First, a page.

Planned Relocation Cases in the Context of Hazards, Disasters, and Climate Change

The report “Leaving Place, Restoring Home: Enhancing the Evidence Base on Planned Relocation Cases in the Context of Hazards, Disasters, and Climate Change“ provides preliminary findings on planned relocation cases around the world and insight into their possible implications. Available since 31 March, it is based on 308 planned relocation cases and an in-depth analysis of 34 identified cases.

The multiple dimensions of planned relocations

The study identifies more than 300 cases of planned relocations, most often caused by floods, tsunamis, erosion, sea level rise, etc., in over 60 countries and territories. Commissioned jointly by the Platform on Disaster Displacement (PDD) and the Andrew & Renata Kaldor Centre for International Refugee Law at UNSW Sydney, the report highlights the following findings, among others:

• Many cases of planned relocation occur in contexts of multiple hazards, with combined damage or risks ultimately leading to the need for relocation.

• The decision to undertake planned relocation may have an environmental, but also a social, political, economic and demographic context.

• Literature on planned relocation generally describes two types of situations: before a hazard event, in anticipation of future risks (’proactive’) and/or after a hazard event, in response to damage (’reactive’). However, this report shows that the reality on the ground more often reflects a continuum between "proactive" and "reactive" relocation. Most cases of planned resettlement identified take place in a context of multiple hazards, both in response to actual damage (displacement, loss of livelihoods, property damage, etc.) and in anticipation of the risks associated with future hazards.

• The study identifies four patterns, demonstrating that cases of planned relocation do not follow a single pattern. This report uses a typology with four distinct models: cases involving a single origin to a single destination site (type A); cases involving multiple origins to a single destination (type B); cases involving a single origin to multiple destinations (type C); and cases involving multiple origins to multiple destinations (type D). Most planned relocation cases involve a single origin to a single destination site (type A).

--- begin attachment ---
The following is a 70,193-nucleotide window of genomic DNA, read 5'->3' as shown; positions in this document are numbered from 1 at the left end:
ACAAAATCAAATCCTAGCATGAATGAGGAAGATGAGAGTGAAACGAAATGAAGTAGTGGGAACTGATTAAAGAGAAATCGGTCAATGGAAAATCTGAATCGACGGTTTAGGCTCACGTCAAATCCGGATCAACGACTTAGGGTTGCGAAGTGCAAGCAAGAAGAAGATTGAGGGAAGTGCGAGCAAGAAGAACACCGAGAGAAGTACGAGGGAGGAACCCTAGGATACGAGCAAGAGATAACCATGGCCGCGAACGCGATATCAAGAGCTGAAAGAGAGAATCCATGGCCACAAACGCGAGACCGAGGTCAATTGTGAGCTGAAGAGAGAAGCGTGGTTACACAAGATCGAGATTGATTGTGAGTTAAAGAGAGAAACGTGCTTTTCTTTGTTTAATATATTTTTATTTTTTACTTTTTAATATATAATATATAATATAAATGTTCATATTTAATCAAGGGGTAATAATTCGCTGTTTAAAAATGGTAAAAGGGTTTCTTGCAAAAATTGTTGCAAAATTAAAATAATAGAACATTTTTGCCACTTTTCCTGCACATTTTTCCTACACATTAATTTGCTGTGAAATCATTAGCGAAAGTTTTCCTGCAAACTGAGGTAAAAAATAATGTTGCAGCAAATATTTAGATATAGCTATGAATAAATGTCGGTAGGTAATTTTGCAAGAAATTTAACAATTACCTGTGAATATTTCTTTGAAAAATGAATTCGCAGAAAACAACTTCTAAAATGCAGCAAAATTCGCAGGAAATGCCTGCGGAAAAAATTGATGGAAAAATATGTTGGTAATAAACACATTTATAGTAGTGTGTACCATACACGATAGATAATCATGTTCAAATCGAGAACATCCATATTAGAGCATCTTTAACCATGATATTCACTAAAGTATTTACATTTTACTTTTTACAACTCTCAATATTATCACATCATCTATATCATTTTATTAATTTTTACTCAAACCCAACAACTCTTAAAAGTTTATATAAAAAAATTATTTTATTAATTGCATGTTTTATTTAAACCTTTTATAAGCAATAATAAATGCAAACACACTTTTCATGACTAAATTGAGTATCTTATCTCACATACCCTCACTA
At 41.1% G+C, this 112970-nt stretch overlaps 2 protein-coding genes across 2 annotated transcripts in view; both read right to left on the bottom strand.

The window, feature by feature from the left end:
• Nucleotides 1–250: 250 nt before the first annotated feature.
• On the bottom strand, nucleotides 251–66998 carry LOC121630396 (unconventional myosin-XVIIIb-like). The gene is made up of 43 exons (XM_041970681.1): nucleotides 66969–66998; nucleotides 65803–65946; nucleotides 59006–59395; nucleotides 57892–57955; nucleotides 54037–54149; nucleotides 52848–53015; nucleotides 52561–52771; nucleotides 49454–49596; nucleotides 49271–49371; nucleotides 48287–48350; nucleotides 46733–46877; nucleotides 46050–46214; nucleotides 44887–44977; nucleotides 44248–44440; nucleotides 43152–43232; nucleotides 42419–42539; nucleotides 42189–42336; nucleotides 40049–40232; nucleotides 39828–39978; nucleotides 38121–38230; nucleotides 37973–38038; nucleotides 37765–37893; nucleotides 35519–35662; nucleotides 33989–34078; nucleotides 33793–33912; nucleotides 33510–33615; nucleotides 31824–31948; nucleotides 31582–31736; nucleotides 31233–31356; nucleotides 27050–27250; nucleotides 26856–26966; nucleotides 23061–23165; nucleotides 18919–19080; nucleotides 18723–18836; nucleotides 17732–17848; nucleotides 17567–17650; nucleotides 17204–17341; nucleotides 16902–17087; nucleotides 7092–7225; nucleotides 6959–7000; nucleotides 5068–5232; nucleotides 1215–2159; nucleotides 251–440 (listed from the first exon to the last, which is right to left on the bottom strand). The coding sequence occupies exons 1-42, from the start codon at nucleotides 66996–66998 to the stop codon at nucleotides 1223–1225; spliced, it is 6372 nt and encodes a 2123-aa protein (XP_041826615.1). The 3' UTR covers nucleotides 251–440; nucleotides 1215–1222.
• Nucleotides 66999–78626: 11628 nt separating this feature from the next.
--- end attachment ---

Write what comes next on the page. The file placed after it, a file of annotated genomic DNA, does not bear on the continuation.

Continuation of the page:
A first step to guide public policies

This study, and its considerable database, provides a first support to encourage future research, analysis and comparison. The report provides preliminary findings on planned relocation cases around the world, as well as an overview of their possible implications. However, continuing efforts to monitor and research planned relocation are needed to guide policy and practice that minimizes risks and harms, and protects the human rights, security and dignity of people.

Nonetheless, leaving Place, Restoring Home aims to provide and promote initial policy approaches to mitigate risks and better protect people from harm. For example, theorising a ’proactive/reactive’ continuum to better explain planned relocation may be useful for policy makers, politicians and practitioners. Similarly, the distinction made between four models of planned relocation, and the inclusion of sudden-onset and slow-onset disasters in the triggers for these processes, highlight the importance of better understanding the unique dimensions of various models in order to respond more effectively in terms of public policy.

French position on planned resettlement

France, as former chair and current vice-chair of the Platform on Disaster Displacement (PDD), encourages the wide dissemination of this report, which broadens academic knowledge on the complex subject of planned relocation. France also takes advantage of the publication of the report Leaving Place, Restoring Home to encourage the member states of the PDD to seize this study and to apply in an integrated way the different global agendas (Paris Agreement, Sendai Framework, Nansen Initiative Protection Agenda).

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Last updated on: 26 April 2021